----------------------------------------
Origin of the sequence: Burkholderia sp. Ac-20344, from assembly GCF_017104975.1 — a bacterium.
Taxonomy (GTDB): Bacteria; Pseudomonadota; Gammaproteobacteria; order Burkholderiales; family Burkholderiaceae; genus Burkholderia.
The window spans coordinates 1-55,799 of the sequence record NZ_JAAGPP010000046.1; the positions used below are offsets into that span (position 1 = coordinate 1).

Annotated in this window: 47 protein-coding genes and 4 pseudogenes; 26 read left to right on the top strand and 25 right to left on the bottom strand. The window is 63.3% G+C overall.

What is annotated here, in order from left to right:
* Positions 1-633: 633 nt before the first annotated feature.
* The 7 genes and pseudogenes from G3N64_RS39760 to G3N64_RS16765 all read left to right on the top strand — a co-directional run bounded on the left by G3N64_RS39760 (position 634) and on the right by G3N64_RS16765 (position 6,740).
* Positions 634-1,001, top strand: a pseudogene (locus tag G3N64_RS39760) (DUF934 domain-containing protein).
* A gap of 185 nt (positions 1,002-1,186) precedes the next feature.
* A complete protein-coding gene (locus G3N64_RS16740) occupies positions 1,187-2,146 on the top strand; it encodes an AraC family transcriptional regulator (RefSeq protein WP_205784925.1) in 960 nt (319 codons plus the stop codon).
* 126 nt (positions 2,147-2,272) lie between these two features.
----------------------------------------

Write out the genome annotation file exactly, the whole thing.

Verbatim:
Origin of the sequence: Burkholderia sp. Ac-20344, from assembly GCF_017104975.1 — a bacterium.
Taxonomy (GTDB): Bacteria; Pseudomonadota; Gammaproteobacteria; order Burkholderiales; family Burkholderiaceae; genus Burkholderia.
The window spans coordinates 1-55,799 of the sequence record NZ_JAAGPP010000046.1; the positions used below are offsets into that span (position 1 = coordinate 1).

Annotated in this window: 47 protein-coding genes and 4 pseudogenes; 26 read left to right on the top strand and 25 right to left on the bottom strand. The window is 63.3% G+C overall.

What is annotated here, in order from left to right:
* Positions 1-633: 633 nt before the first annotated feature.
* The 7 genes and pseudogenes from G3N64_RS39760 to G3N64_RS16765 all read left to right on the top strand — a co-directional run bounded on the left by G3N64_RS39760 (position 634) and on the right by G3N64_RS16765 (position 6,740).
* Positions 634-1,001, top strand: a pseudogene (locus tag G3N64_RS39760) (DUF934 domain-containing protein).
* A gap of 185 nt (positions 1,002-1,186) precedes the next feature.
* A complete protein-coding gene (locus G3N64_RS16740) occupies positions 1,187-2,146 on the top strand; it encodes an AraC family transcriptional regulator (RefSeq protein WP_205784925.1) in 960 nt (319 codons plus the stop codon).
* 126 nt (positions 2,147-2,272) lie between these two features.